ORFRAIES. From aurifrisium, embroidered cloth of gold worn by the king's guard, and afterwards applied more widely.
PANNAGE. Payment tor the food of swine in woods, or the right to send them there.
PASTOR. ego sum p. bonus. The office for the first Sunday after Easter.
PATRIA. A man's neighbours, as in the appeal for a jury, ponit se super patrium.
PESSONA. The acorns and nuts used as food for swine in forest lands.
PONTAGIUM. Payment levied for repairing bridges.
PRIMICERIUS. A term used originally in the imperial household for the highest in dignity in any class, afterwards extended to ecclesiastical status.
PROCURATIO. Food supplied or money paid at the visitation of bishop or archdeacon.
QUARELLUS. Bolt of a crossbow.
QUATERNUS. Bundles of leaves, properly four; Fr. cahier.
RECOGNITORES. Jurymen appointed to inquire into the truth of claims or statements made.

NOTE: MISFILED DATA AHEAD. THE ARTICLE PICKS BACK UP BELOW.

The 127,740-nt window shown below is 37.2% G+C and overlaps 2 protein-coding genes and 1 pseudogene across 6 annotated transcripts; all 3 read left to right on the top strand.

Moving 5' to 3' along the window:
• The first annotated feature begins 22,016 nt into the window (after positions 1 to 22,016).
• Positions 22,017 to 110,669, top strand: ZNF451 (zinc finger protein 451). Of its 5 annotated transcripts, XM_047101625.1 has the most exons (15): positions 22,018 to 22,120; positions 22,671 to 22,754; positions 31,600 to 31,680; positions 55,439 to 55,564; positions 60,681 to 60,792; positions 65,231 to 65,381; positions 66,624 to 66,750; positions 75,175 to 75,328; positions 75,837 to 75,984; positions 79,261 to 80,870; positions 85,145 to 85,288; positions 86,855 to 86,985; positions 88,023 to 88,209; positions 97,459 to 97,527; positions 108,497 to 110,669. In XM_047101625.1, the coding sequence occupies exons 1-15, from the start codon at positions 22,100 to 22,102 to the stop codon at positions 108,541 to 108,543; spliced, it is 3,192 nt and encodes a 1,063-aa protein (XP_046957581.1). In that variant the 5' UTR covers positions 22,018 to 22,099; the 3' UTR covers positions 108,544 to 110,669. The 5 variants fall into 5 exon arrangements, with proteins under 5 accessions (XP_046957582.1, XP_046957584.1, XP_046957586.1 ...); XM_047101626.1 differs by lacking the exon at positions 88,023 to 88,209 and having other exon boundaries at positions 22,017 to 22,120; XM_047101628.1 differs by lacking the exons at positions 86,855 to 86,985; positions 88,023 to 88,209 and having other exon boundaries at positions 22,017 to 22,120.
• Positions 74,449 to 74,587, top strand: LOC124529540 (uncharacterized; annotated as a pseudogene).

RECONCILIARE. To consecrate anew sacred buildings or cemeteries which had been polluted by violence and bloodshed.
REDDITUS ASSISAE, or ASSISUS. The fixed rents of freeholders or ancient copyholders.
REGARDUM. The official inquiry in the royal forests of all offences of vert, venison, concealments and defaults (Manwood Forest Law).
RELEVIUM. Money paid by heirs to recover possession of land which had fallen to the chief lord at the death of a tenant.
REMEMORATOR. The remembrancer, so called because it was his duty to recall to the mind of the lord treasurer or justices such things as were to be dealt with in the king s behalf.
RESCUSSIO. Illegal recovery of goods distrained, or interference with arrests.
SAC. The privilege of holding a court of tenants or vassals.
SALUS POPULI. Introit for the 18th Sunday after Trinity.
SCOT. A customary contribution levied on all according to their ability.
SCUTAGE. Aii impost on those who held land by knight s service for the maintenance of the king's army.
SECTA. Suit or service to the court baron (ad curiam), or county court (schiram), or obligation to use the lord's mill (molendini).
SELIO. The ridge of land between two furrows: of no certain quantity.
SENAGIUM. Money paid to a bishop or archdeacon at an Easter visitation.